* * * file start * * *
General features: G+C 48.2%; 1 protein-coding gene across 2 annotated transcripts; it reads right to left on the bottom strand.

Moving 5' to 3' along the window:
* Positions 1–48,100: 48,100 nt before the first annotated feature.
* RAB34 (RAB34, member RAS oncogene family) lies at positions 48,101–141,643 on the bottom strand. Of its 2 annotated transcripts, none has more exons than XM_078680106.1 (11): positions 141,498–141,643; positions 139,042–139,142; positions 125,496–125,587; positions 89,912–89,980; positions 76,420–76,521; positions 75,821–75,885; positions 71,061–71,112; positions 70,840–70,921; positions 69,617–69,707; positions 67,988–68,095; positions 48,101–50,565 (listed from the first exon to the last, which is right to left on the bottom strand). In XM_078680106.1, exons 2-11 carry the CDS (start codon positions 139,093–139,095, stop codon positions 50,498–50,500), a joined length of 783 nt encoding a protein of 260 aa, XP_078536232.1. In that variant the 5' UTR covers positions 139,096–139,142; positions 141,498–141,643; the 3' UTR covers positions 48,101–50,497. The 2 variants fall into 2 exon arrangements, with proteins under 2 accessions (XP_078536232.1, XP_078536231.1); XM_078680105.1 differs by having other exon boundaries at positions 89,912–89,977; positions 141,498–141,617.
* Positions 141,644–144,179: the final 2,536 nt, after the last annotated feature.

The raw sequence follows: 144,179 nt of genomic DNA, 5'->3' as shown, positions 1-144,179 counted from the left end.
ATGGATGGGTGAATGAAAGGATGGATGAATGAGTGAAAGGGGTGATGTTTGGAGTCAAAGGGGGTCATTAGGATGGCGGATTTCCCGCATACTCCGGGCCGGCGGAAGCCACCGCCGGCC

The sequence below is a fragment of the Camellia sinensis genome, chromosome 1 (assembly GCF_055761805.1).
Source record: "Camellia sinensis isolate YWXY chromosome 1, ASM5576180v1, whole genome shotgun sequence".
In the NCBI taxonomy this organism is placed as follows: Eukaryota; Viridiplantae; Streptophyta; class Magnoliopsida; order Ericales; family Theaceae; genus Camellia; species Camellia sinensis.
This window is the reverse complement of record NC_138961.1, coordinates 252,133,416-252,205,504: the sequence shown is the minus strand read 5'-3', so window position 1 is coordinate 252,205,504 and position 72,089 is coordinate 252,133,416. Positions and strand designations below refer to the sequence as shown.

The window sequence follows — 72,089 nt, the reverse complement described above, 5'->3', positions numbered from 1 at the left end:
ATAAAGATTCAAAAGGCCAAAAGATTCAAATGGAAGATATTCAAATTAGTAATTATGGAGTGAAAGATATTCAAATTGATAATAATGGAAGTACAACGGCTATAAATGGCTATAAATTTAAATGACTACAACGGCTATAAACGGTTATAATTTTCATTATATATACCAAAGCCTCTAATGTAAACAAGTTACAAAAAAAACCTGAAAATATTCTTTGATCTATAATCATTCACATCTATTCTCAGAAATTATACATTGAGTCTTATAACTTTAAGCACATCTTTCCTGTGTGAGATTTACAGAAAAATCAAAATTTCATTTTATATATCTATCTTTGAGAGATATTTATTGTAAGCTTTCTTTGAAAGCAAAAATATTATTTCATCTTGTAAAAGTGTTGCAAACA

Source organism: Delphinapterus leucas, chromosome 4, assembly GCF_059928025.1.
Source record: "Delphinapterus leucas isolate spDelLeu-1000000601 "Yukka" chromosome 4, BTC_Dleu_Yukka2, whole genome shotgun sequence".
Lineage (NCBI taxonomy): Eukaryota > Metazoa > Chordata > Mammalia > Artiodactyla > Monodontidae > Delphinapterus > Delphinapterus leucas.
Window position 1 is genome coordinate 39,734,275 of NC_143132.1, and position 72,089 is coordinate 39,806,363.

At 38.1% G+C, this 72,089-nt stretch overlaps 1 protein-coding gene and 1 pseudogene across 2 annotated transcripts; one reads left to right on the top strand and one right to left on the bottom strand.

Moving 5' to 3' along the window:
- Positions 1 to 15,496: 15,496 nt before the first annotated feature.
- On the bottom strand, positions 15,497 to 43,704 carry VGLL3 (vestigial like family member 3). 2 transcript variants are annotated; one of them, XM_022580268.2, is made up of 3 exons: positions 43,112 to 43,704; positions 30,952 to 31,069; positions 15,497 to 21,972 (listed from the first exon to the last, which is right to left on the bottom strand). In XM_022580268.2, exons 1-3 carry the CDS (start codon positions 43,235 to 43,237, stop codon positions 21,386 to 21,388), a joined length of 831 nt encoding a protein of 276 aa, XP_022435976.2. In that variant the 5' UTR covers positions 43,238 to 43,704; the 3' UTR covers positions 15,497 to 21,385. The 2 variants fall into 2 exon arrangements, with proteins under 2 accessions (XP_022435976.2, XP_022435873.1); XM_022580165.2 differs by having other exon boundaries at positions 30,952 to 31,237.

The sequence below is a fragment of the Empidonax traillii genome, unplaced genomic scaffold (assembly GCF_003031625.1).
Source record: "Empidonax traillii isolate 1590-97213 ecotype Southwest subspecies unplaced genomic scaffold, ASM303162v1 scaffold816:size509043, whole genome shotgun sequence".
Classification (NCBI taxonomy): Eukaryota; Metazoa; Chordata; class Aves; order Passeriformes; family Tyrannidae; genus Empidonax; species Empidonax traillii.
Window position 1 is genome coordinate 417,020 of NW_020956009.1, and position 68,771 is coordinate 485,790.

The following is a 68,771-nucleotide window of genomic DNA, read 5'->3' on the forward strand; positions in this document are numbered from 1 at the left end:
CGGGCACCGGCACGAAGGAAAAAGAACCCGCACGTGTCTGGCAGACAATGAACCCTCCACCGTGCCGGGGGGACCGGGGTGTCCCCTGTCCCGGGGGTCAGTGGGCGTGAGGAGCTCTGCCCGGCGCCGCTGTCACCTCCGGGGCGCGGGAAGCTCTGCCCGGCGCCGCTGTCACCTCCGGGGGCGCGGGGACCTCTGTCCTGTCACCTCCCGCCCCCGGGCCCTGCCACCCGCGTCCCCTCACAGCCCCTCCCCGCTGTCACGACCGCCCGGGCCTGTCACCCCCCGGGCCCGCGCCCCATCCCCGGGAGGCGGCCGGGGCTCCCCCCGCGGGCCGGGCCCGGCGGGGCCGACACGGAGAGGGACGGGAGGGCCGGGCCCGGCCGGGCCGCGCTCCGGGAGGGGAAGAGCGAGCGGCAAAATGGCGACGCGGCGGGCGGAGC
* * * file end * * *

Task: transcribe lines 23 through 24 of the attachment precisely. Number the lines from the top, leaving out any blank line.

Source record: "Empidonax traillii isolate 1590-97213 ecotype Southwest subspecies unplaced genomic scaffold, ASM303162v1 scaffold816:size509043, whole genome shotgun sequence".
Classification (NCBI taxonomy): Eukaryota; Metazoa; Chordata; class Aves; order Passeriformes; family Tyrannidae; genus Empidonax; species Empidonax traillii.